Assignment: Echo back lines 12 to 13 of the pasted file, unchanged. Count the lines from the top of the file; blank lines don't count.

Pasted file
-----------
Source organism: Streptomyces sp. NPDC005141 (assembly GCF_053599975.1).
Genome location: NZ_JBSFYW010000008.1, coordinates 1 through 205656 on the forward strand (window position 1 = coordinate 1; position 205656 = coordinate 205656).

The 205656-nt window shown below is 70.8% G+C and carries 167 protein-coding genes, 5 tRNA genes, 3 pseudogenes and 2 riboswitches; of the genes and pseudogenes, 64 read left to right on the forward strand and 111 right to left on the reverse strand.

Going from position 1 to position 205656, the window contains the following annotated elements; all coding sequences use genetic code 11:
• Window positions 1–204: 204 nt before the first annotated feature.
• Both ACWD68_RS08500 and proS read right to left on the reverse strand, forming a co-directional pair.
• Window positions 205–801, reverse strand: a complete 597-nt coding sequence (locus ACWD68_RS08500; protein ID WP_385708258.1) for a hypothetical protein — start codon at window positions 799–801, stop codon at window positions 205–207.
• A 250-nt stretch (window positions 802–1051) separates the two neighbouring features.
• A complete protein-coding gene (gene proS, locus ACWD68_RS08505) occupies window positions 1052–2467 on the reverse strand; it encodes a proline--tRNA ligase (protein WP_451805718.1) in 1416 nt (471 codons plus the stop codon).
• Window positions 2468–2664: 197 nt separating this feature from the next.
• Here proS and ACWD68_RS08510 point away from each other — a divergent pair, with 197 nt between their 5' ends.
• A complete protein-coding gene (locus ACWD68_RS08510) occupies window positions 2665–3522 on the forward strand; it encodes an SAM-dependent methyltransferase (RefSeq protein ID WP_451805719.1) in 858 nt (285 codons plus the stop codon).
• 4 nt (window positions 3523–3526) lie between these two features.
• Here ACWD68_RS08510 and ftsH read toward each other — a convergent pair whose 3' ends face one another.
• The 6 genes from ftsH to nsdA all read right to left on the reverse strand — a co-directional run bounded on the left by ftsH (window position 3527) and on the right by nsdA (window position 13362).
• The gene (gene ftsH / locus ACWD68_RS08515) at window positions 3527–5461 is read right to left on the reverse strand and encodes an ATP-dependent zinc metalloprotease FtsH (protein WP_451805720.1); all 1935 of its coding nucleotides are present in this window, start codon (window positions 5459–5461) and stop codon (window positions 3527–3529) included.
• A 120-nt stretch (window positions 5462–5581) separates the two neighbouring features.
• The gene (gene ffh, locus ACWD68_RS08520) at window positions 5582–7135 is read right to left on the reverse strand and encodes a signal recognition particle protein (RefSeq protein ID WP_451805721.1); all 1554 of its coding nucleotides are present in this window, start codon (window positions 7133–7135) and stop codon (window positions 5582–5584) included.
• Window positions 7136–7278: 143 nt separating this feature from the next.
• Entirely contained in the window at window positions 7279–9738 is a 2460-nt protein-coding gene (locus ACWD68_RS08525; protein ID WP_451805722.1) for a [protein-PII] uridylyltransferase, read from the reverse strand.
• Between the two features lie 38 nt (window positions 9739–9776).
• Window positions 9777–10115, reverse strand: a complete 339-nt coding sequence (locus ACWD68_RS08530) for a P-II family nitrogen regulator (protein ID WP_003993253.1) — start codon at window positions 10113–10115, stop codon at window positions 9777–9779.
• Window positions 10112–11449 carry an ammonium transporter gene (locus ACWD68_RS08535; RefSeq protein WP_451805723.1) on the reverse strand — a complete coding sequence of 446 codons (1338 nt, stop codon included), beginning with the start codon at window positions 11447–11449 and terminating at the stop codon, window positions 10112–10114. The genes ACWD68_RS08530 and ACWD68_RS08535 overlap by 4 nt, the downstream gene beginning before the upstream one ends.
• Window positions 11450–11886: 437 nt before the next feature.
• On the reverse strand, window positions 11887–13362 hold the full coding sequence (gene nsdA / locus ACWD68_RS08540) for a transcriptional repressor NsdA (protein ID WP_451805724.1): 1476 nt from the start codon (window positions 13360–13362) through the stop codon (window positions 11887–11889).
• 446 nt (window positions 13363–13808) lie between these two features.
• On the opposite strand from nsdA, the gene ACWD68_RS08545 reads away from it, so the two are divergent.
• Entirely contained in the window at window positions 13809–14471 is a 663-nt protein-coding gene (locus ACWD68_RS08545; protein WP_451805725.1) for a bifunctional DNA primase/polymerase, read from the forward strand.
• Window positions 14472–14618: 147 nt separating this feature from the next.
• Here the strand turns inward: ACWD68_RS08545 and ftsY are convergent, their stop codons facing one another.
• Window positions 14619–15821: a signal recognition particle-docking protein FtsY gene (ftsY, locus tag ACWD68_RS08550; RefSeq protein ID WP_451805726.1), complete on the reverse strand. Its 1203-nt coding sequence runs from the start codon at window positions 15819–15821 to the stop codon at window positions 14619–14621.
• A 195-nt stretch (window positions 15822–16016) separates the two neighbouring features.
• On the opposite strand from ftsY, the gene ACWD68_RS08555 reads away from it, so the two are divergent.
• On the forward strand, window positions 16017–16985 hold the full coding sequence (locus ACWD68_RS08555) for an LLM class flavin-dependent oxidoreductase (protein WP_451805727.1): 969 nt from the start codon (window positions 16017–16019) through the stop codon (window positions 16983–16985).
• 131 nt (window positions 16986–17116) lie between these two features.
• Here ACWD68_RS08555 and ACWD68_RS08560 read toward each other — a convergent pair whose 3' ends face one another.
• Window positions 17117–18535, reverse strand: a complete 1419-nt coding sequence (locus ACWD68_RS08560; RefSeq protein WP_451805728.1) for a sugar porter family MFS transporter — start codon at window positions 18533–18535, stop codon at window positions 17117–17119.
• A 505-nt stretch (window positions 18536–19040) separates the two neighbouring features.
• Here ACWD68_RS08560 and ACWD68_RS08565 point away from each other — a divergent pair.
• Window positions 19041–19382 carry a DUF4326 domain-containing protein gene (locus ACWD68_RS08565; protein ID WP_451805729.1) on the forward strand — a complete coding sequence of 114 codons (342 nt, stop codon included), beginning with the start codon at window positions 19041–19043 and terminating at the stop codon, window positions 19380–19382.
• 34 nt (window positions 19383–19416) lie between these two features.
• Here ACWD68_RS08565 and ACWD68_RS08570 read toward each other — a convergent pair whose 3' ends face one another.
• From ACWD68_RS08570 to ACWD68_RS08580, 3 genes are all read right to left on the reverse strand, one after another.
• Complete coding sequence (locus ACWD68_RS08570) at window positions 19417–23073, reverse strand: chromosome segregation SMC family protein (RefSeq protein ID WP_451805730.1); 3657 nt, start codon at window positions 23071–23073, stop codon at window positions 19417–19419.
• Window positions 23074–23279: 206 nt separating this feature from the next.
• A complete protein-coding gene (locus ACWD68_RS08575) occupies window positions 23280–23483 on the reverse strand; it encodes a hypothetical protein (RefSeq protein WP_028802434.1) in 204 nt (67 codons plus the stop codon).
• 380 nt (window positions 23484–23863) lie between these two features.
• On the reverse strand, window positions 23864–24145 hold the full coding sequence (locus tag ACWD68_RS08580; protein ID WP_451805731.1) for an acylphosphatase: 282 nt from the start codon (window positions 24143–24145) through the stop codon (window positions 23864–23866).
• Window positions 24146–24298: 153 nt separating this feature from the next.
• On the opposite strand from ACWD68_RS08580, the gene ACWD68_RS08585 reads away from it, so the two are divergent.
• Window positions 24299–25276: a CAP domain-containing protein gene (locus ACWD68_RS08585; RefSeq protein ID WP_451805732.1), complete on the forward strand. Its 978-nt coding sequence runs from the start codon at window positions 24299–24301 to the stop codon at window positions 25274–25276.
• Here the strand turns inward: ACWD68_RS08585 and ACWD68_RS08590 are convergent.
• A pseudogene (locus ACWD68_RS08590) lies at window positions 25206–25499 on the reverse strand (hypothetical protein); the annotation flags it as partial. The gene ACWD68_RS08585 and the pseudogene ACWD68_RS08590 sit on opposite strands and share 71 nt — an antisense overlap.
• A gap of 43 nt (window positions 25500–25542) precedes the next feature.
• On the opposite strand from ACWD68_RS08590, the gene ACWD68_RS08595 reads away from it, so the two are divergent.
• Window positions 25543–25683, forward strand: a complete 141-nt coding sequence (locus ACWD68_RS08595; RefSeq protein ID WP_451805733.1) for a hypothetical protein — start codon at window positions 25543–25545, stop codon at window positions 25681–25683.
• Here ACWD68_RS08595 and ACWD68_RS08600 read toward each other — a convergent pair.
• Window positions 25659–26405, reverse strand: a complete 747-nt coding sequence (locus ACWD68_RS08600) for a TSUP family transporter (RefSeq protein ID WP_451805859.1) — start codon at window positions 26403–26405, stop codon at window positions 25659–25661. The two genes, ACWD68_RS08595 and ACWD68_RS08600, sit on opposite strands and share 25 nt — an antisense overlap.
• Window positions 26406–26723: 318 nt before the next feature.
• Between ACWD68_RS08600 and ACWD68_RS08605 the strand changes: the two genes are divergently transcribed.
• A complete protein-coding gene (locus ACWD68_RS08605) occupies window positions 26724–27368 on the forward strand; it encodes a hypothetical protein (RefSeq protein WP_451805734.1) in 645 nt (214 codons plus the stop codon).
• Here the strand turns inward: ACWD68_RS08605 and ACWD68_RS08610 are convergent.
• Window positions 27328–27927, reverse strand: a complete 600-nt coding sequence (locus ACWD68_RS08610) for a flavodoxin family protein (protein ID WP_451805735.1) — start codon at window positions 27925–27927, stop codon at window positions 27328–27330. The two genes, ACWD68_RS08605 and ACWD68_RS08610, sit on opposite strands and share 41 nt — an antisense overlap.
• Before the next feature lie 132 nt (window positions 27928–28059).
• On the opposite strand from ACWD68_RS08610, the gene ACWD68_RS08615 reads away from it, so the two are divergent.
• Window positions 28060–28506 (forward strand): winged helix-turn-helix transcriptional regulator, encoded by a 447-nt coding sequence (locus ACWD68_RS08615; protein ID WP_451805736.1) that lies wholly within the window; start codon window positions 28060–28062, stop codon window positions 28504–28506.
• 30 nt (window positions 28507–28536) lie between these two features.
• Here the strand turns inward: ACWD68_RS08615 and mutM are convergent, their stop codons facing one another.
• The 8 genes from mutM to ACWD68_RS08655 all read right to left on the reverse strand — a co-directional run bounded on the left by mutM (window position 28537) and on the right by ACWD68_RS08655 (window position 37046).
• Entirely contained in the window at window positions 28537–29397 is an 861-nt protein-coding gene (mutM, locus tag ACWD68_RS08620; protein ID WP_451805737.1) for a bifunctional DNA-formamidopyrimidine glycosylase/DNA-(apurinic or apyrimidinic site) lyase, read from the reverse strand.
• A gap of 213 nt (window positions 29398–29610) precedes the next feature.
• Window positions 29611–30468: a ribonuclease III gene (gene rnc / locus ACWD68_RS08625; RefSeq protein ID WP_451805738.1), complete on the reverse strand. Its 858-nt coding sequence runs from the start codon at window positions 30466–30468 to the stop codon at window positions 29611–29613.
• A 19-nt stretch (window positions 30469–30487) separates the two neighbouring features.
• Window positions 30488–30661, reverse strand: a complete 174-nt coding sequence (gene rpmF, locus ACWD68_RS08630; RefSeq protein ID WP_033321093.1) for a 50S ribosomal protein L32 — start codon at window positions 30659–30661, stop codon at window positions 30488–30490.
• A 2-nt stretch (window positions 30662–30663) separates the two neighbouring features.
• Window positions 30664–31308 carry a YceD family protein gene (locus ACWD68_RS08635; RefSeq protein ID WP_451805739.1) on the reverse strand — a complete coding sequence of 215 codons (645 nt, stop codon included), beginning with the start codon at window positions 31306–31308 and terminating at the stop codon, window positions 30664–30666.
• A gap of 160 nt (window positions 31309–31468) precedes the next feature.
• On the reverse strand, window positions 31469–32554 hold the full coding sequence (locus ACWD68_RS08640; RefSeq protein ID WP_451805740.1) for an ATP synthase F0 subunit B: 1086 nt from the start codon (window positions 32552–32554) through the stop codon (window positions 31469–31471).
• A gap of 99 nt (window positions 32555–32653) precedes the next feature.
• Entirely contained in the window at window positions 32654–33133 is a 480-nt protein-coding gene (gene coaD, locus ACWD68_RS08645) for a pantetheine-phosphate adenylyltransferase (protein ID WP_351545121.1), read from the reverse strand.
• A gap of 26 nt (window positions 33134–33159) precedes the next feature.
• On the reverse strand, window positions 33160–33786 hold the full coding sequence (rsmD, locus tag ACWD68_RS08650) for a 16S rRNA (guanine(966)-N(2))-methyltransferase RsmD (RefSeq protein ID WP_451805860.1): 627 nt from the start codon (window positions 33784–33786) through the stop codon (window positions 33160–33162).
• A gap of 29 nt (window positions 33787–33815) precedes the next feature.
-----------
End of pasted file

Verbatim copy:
• A complete protein-coding gene (locus ACWD68_RS08510) occupies window positions 2665–3522 on the forward strand; it encodes an SAM-dependent methyltransferase (RefSeq protein ID WP_451805719.1) in 858 nt (285 codons plus the stop codon).
• 4 nt (window positions 3523–3526) lie between these two features.